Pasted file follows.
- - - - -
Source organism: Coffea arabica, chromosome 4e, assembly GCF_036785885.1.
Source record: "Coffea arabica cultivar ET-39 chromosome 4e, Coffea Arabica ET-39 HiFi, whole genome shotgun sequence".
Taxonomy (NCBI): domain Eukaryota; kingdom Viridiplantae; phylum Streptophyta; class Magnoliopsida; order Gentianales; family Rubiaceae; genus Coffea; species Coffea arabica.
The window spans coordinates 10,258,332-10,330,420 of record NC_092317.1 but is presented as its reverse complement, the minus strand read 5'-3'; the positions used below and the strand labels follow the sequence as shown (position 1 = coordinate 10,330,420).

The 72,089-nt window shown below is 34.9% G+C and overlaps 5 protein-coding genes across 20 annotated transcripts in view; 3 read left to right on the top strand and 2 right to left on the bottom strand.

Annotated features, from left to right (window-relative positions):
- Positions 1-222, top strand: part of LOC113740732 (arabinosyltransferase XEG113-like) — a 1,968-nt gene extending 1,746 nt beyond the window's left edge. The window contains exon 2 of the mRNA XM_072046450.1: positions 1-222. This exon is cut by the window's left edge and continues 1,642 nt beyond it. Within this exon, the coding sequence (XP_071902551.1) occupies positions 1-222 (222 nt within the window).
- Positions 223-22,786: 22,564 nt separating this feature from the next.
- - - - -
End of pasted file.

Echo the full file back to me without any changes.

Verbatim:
Source organism: Coffea arabica, chromosome 4e, assembly GCF_036785885.1.
Source record: "Coffea arabica cultivar ET-39 chromosome 4e, Coffea Arabica ET-39 HiFi, whole genome shotgun sequence".
Taxonomy (NCBI): domain Eukaryota; kingdom Viridiplantae; phylum Streptophyta; class Magnoliopsida; order Gentianales; family Rubiaceae; genus Coffea; species Coffea arabica.
The window spans coordinates 10,258,332-10,330,420 of record NC_092317.1 but is presented as its reverse complement, the minus strand read 5'-3'; the positions used below and the strand labels follow the sequence as shown (position 1 = coordinate 10,330,420).

The 72,089-nt window shown below is 34.9% G+C and overlaps 5 protein-coding genes across 20 annotated transcripts in view; 3 read left to right on the top strand and 2 right to left on the bottom strand.

Annotated features, from left to right (window-relative positions):
- Positions 1-222, top strand: part of LOC113740732 (arabinosyltransferase XEG113-like) — a 1,968-nt gene extending 1,746 nt beyond the window's left edge. The window contains exon 2 of the mRNA XM_072046450.1: positions 1-222. This exon is cut by the window's left edge and continues 1,642 nt beyond it. Within this exon, the coding sequence (XP_071902551.1) occupies positions 1-222 (222 nt within the window).
- Positions 223-22,786: 22,564 nt separating this feature from the next.